22/06/2018: Miscellany Menagerie

Apologies to everyone who's submitted new and interesting items to What is the Apple IIGS? and only now seeing them being included. No more delays – let's get down to it!

Qkumba's been busy as always and has most recently created ProDOS compatible versions of classic 8-bit games Thief and Track and Field, as well as an uncompressed version of Prince of Persia, which includes all original Easter Eggs (an included a text file details how to reveal them) as well as the ability to hack the game engine or saved games. Find them all in the ProDOSHackGames folder and their relevant alphabetic folder on the  8-bit Games 32meg disk image. Qkumba's also been going through the back catalogue of his ProDOS conversions and creating new versions that are compatible with the Apple II+. These newer versions will mean they're actually larger in file size, and I won't be updating the older versions on my 8-bit games collection, because they still work fine on the target platform here, the IIGS, as well as the IIe, IIc and IIc+.

Bertrand Lee, owner of the remarkable online diary rediscovering the Apple II since 2015, has let me know he has a newer version of the Harmonie printer driver collection – version 2.11b, includes 600x300 DPI support for HP DeskJet/DeskWriter plus new drivers for Apple StyleWriter (M8000), DeskJet/DeskWriter 520 & 560. There's so much to explore on Bertrand's site, it's quite a journey!

Frank Rossi wrote in to say he's found an interesting key press for the unofficial conversion of Plotting, excellently done by Leclercq Philippe, aka 'Teaser'. Pressing the 'M' key will toggle between the music tracks without having to advance further in the game. Now, the music in the IIGS version of Plotting isn't the music from the arcade version – it's from Sensei, the karate sparring game by Miami Beach Software. It's great music...but it's always sounded so wrong when playing Plotting to my ears. I've since found Amiga MODs that were ripped from that port of the game and the good news is – the instrument data for them is below 64k, making it easy to convert to SoundSmith or NinjaTracker format. However, I couldn't figure out how the existing music was included in the data for the original game – it looks like it was compressed together into a single data file, so I couldn't just swap out the existing tracks replacing them with these actual Plotting music tracks.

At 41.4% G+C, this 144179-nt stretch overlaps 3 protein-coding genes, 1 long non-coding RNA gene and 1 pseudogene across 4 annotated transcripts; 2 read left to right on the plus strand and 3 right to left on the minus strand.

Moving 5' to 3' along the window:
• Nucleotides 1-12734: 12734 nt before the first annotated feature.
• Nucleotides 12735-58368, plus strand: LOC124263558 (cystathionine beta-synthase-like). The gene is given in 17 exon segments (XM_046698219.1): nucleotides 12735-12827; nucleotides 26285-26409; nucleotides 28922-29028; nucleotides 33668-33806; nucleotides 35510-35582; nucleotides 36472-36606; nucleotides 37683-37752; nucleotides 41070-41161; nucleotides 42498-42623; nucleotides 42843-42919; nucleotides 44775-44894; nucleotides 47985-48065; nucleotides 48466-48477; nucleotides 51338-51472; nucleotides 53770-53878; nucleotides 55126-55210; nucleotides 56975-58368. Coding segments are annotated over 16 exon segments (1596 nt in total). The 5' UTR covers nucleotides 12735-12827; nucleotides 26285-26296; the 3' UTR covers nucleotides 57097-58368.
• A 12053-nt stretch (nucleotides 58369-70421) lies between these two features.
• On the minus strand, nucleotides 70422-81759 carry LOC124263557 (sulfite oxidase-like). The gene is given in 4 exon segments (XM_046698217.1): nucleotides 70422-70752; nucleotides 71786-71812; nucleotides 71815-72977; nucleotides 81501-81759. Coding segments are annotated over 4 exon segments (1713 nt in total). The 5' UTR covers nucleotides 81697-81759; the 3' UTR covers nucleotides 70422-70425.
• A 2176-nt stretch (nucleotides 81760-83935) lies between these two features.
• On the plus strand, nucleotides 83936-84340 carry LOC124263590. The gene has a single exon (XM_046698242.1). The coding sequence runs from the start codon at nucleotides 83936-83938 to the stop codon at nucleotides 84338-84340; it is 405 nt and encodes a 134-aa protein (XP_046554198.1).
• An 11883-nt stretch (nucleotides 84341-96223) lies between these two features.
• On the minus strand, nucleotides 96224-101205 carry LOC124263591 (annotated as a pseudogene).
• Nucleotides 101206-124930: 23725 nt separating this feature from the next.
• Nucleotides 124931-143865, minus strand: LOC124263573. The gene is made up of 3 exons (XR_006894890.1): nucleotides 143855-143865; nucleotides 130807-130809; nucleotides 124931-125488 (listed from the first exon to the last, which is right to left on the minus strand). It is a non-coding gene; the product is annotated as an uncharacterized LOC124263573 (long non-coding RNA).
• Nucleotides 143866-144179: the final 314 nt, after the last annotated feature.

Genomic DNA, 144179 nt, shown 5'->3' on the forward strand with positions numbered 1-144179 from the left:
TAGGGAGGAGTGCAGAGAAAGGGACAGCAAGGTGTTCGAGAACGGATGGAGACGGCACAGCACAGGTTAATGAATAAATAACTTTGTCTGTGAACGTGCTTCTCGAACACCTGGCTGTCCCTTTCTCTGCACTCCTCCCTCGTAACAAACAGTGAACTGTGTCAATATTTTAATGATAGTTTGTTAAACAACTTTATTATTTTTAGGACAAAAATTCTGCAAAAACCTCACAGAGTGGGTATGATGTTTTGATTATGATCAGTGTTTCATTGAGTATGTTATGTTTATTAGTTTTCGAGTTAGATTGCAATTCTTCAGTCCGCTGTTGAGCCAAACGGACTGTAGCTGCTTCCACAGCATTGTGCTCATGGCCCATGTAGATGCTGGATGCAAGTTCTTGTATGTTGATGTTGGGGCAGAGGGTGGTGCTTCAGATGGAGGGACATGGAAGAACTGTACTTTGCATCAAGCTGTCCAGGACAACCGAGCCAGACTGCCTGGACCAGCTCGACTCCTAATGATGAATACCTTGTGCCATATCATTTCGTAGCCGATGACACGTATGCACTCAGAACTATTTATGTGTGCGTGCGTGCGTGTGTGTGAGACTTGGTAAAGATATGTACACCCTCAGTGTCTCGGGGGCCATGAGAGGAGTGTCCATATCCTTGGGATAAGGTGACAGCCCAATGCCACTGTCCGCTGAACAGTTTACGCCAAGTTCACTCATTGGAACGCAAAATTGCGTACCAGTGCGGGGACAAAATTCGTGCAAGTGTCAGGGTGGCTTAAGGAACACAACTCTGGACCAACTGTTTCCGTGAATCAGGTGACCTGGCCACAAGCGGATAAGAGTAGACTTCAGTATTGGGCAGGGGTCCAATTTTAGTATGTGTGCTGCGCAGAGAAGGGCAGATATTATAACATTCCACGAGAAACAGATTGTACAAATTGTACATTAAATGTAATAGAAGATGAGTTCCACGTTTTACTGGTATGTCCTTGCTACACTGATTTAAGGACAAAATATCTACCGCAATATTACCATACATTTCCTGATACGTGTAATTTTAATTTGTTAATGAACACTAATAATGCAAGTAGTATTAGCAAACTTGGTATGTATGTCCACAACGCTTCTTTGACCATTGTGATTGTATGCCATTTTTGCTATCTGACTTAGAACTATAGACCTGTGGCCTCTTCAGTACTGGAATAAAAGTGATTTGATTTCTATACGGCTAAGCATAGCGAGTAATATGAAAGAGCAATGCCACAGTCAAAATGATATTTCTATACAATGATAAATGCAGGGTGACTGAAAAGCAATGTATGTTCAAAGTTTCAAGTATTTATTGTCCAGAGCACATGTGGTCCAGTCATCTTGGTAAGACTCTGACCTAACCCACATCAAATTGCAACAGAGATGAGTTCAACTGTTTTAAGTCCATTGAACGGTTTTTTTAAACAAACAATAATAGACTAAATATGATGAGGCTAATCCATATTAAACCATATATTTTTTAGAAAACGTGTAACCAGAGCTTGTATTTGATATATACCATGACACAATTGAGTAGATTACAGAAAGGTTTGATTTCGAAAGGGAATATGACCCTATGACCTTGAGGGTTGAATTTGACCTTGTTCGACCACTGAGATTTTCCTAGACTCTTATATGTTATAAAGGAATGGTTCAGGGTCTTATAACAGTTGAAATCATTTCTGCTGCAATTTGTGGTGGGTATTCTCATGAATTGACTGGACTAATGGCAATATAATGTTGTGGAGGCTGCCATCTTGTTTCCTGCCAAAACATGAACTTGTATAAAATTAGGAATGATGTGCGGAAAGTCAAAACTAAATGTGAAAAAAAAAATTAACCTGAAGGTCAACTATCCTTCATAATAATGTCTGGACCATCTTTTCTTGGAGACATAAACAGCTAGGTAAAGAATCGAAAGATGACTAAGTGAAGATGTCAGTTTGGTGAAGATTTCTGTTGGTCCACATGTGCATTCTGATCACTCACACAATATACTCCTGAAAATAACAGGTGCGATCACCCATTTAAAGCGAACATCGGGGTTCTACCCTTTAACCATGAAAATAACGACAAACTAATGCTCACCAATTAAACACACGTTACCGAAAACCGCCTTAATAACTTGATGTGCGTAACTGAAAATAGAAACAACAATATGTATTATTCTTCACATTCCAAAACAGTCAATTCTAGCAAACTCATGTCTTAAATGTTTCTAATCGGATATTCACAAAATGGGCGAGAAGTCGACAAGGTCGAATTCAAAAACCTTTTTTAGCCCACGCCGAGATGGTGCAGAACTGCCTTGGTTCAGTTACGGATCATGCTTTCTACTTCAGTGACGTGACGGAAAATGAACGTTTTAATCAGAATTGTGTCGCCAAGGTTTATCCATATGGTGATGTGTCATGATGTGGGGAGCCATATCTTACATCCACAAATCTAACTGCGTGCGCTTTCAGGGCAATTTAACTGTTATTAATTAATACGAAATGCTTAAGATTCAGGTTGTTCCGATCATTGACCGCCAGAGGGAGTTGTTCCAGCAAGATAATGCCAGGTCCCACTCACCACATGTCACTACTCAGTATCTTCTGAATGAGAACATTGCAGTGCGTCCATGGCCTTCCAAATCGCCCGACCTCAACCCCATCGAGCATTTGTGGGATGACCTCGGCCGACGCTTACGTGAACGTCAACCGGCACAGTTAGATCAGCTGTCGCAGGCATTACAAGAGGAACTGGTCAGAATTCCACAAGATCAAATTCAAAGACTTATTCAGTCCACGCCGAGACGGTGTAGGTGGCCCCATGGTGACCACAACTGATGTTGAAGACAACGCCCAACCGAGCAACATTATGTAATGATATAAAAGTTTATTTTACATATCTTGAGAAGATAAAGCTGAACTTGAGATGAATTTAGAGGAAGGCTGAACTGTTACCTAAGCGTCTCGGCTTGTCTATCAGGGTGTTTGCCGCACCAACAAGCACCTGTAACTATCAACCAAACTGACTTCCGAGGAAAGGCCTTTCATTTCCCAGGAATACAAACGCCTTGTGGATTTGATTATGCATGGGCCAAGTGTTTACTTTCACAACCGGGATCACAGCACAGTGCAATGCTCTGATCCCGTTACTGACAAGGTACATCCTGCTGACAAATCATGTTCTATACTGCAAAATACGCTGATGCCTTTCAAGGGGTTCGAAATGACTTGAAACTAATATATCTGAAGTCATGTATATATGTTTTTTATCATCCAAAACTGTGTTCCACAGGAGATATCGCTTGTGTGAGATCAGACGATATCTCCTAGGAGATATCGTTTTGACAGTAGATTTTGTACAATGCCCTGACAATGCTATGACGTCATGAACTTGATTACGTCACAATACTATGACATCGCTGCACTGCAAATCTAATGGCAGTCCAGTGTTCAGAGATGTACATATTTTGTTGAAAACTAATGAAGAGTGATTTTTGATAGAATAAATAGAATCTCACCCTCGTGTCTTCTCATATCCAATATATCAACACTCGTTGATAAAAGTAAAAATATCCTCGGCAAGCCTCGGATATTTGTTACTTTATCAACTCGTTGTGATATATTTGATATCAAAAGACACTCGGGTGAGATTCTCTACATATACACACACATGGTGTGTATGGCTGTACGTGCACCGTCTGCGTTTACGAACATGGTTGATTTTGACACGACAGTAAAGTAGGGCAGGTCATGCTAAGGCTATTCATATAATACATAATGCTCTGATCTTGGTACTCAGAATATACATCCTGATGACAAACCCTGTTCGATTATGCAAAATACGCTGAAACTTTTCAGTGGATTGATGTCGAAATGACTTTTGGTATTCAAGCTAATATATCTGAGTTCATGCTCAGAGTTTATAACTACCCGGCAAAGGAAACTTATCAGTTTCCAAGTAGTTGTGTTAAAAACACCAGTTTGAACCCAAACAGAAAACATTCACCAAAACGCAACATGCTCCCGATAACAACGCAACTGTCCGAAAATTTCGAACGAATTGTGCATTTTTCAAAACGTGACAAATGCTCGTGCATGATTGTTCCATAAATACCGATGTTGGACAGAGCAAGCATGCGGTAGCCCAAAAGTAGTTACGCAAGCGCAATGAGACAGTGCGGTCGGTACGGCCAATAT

But I've put together an additional disk with the Plotting disk image .zip that includes the original MODs and NinjaForce's MODConvert v2. The breakdown of the MOD tracks is this:plod.d.mod - short music played at the beginning of a level, although this MOD's tempo seems to be incorrect - it's slower than it should be.

plot.f.mod - short music played after successfully completing a level (tempo seems correct)

ploting.1.mod - this music isn't present in the arcade version.
ploting.2.mod - this music isn't present in the arcade version.
ploting.3.mod - this music isn't present in the arcade version.